Besides having enough room, the tree will need to be in a soil that is moist but well-drained, and acidic along with having a high percentage of compost running throughout the soil.  Light requirements are somewhat narrow and can range from areas that receive partial shade to partial sun.

Also, avoid planting hemlocks in areas that receive strong winds constantly.  The winds alone can dislodge a hemlock.  Another concern about hemlocks is their sensitive to air pollination.  Avoid planting in areas with high levels of all types of air pollution.

Once you have selected the proper location and you have your tree, the next step is to dig a proper hole.  This hole will need to be four times the width of the root mass and only as deep as the container it came in.  After the hole has been dug, test out the hole before moving on to the next step.

If the hole is the correct size, the next step is to remove the tree from the container.  Do not pull the tree out of the pot.  Instead, cut away the container.  Doing this simple step will protect the plant from any damage.  If you have purchased a tree that is balled, remove any twine wrapped around the tree and slit the burlap.  There is no need to remove the burlap since it will rot away but if there is any material sticking up out of the ground when the tree is planted, always remove that.  Not removing this fabric will cause a “wicking” action and deplete your tree of moisture.  If the tree has a tight root system, gently loosen up some of the roots so that the root mass will grow outward.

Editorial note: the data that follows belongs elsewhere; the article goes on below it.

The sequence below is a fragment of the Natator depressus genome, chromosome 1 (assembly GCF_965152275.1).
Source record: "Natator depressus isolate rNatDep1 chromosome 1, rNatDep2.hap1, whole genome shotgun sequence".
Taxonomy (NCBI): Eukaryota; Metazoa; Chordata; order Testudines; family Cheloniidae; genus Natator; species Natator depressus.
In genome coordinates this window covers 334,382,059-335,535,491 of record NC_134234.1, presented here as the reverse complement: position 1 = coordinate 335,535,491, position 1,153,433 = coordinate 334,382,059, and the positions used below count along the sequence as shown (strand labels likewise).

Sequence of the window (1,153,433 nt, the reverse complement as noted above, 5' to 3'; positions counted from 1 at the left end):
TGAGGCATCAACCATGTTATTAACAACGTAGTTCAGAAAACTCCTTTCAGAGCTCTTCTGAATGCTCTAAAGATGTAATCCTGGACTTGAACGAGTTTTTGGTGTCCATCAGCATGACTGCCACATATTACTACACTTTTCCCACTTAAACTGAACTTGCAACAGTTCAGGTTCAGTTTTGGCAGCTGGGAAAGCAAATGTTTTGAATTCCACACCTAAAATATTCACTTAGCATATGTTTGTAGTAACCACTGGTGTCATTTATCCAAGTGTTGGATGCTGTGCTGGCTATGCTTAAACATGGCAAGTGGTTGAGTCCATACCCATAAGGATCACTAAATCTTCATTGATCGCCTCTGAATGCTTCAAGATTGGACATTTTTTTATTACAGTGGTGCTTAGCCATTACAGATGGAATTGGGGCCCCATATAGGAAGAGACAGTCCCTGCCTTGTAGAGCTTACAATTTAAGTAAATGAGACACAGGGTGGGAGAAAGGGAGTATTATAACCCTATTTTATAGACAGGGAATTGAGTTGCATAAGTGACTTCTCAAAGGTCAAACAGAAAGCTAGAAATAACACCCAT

After the tree has been placed in the ground, water in.  This will give the tree a chance to take up moisture, which in turn will reduce planting shock.  Then, backfill with a combination of compost mixed with the removed soil.  Water in again and add additional soil if needed.

Once the tree is planted, apply two to four inches of mulch.  This will both protect the truck of the tree from mowing and/or weeding eating equipment, and will also conserve soil moisture while reducing weeds.   

Continue to monitor soil moisture throughout the season until the tree becomes established, which can take several years. 

But what if you cannot find a tree?  Then, propagate one through seed and all you need for this process is hemlock pinecones.  Hemlocks are monoceious, which means there are separate male and female parts.  Male components are called catkins while females are referred to as cones.

In the mid spring, female flowers turn into little green cones at the end of the branches.  Once the cones are brown and begin to slightly open, the seeds are mature and ready to pick.

Pick the pinecones and place in a paper bag.  Store in a warm location and wait for pinecone to open.  Once open the seed will fall into the bag.  After that has happened, fill a container with moist sand or peat and place seeds inside this mixture.  Store in a refrigerator for one to four months, which is the stratification process for this plant.  If possible, leave the seeds in this cold environment as long as possible.  The longer the exposure to cold, the better the germination rate will be.

After the cold period has passed, plant your seeds in a partially sunny location after your local frost-free date.  Monitor soil moisture and water as needed.